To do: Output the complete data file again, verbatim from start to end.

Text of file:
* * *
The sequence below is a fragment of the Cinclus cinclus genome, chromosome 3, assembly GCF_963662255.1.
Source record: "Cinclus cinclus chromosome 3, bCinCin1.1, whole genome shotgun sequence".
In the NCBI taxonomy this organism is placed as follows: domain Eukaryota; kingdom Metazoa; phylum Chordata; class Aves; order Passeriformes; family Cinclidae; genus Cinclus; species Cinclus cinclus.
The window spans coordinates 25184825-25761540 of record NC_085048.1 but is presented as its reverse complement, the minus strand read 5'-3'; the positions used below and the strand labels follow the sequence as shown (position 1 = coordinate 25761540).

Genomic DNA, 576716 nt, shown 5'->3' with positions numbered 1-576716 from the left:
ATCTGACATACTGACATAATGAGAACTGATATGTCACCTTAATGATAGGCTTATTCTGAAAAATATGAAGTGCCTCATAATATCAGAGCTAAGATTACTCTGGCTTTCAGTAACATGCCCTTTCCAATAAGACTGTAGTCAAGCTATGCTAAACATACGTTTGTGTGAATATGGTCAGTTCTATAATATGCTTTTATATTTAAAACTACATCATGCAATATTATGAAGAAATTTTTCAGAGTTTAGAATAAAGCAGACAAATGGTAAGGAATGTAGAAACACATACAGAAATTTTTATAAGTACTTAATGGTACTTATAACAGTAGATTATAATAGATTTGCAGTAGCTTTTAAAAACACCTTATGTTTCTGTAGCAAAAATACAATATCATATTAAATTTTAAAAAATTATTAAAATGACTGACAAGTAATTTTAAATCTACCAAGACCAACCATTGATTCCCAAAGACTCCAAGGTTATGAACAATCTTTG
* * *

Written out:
The sequence below is a fragment of the Cinclus cinclus genome, chromosome 3, assembly GCF_963662255.1.
Source record: "Cinclus cinclus chromosome 3, bCinCin1.1, whole genome shotgun sequence".
In the NCBI taxonomy this organism is placed as follows: domain Eukaryota; kingdom Metazoa; phylum Chordata; class Aves; order Passeriformes; family Cinclidae; genus Cinclus; species Cinclus cinclus.
The window spans coordinates 25184825-25761540 of record NC_085048.1 but is presented as its reverse complement, the minus strand read 5'-3'; the positions used below and the strand labels follow the sequence as shown (position 1 = coordinate 25761540).

Genomic DNA, 576716 nt, shown 5'->3' with positions numbered 1-576716 from the left:
ATCTGACATACTGACATAATGAGAACTGATATGTCACCTTAATGATAGGCTTATTCTGAAAAATATGAAGTGCCTCATAATATCAGAGCTAAGATTACTCTGGCTTTCAGTAACATGCCCTTTCCAATAAGACTGTAGTCAAGCTATGCTAAACATACGTTTGTGTGAATATGGTCAGTTCTATAATATGCTTTTATATTTAAAACTACATCATGCAATATTATGAAGAAATTTTTCAGAGTTTAGAATAAAGCAGACAAATGGTAAGGAATGTAGAAACACATACAGAAATTTTTATAAGTACTTAATGGTACTTATAACAGTAGATTATAATAGATTTGCAGTAGCTTTTAAAAACACCTTATGTTTCTGTAGCAAAAATACAATATCATATTAAATTTTAAAAAATTATTAAAATGACTGACAAGTAATTTTAAATCTACCAAGACCAACCATTGATTCCCAAAGACTCCAAGGTTATGAACAATCTTTG